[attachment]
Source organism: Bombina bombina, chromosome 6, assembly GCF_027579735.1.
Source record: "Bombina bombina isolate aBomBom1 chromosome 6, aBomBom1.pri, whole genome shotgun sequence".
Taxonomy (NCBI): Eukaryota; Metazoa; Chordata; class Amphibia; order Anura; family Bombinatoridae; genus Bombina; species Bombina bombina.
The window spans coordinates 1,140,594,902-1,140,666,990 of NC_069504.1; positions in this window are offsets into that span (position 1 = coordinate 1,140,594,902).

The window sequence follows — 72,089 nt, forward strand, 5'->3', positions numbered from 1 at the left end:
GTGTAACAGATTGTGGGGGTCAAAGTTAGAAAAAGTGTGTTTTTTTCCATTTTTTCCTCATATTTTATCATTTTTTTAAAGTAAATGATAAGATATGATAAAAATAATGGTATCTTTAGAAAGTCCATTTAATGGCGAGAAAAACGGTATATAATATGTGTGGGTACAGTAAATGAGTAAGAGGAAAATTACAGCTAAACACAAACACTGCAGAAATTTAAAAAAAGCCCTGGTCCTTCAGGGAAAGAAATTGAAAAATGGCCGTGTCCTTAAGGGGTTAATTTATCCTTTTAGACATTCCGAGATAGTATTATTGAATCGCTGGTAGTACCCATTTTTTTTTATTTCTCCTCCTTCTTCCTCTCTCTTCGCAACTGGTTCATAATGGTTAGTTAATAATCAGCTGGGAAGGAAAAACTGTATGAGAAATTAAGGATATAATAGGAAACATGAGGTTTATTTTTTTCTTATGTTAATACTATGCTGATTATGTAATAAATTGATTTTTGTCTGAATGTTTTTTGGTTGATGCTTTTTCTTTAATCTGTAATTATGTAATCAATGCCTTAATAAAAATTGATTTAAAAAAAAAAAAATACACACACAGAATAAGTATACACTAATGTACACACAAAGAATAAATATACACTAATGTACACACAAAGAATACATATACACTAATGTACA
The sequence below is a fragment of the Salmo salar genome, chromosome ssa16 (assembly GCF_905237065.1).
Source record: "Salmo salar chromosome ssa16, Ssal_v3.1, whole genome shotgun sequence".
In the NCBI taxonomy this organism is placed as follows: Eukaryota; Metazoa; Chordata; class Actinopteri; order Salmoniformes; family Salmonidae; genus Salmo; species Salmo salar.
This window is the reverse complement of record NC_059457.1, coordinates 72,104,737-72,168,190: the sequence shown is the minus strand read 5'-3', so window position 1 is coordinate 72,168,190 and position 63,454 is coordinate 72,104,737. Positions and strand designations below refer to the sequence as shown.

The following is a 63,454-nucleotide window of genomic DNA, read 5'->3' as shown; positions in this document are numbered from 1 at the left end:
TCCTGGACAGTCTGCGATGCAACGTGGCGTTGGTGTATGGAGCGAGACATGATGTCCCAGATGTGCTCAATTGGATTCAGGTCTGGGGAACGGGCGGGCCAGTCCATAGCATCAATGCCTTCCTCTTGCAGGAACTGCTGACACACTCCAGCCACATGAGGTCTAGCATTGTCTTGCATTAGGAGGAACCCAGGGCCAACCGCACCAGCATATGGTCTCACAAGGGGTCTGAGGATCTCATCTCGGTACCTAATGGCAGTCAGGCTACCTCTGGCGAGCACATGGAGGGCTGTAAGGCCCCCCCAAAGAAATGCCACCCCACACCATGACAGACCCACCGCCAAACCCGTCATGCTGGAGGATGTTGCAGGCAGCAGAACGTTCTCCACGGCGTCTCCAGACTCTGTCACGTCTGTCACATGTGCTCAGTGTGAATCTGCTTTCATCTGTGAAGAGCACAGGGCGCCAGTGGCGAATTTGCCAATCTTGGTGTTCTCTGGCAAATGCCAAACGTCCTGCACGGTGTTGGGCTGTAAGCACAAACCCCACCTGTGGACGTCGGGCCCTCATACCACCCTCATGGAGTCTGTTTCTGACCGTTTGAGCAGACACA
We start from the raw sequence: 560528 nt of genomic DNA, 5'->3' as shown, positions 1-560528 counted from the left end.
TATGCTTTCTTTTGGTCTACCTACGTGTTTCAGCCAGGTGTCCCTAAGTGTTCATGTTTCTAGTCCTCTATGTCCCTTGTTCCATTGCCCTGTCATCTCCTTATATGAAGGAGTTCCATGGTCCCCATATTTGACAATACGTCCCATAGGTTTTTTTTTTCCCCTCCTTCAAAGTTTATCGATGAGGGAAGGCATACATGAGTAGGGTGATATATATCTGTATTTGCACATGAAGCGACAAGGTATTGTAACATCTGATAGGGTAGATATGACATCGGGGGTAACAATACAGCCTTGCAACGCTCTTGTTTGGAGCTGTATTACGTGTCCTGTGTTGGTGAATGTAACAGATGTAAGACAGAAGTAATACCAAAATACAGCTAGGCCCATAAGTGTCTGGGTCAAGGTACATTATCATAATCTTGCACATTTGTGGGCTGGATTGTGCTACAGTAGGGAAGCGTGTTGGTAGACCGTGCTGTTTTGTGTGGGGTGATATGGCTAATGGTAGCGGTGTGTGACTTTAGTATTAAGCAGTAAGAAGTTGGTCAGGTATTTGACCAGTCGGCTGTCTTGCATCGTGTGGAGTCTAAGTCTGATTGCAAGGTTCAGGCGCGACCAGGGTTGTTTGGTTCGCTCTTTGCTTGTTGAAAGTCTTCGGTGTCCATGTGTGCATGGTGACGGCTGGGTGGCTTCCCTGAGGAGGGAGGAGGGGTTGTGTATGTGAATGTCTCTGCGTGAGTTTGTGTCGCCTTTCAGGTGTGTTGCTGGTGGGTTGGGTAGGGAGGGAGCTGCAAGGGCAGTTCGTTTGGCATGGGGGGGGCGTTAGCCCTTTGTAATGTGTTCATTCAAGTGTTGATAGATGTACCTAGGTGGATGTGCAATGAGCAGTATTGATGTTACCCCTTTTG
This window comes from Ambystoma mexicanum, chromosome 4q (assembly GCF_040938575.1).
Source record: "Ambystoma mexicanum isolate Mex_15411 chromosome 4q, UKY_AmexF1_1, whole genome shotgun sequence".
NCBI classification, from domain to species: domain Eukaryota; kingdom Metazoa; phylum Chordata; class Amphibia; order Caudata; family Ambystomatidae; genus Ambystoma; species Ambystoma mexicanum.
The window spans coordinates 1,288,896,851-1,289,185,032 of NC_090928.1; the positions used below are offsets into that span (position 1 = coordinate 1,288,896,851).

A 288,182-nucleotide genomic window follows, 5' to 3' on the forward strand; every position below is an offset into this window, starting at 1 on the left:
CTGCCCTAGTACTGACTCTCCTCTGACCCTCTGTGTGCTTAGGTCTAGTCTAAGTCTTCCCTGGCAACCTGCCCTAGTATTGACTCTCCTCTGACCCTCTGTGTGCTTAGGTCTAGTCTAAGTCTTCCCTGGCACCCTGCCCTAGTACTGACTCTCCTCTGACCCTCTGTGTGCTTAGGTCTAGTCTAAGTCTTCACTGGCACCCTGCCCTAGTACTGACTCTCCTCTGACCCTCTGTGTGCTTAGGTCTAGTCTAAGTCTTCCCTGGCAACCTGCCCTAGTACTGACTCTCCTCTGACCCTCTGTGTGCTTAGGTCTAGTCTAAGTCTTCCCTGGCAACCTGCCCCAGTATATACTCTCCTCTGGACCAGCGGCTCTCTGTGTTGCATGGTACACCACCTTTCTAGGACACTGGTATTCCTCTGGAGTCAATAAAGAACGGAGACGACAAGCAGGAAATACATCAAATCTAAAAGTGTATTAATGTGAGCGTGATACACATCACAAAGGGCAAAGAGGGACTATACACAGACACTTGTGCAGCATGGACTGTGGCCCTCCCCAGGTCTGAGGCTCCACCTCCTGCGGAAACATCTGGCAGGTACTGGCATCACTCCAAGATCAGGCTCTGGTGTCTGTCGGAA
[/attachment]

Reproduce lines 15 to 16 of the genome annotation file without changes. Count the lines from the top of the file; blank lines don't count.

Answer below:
This window comes from Ambystoma mexicanum, chromosome 4q (assembly GCF_040938575.1).
Source record: "Ambystoma mexicanum isolate Mex_15411 chromosome 4q, UKY_AmexF1_1, whole genome shotgun sequence".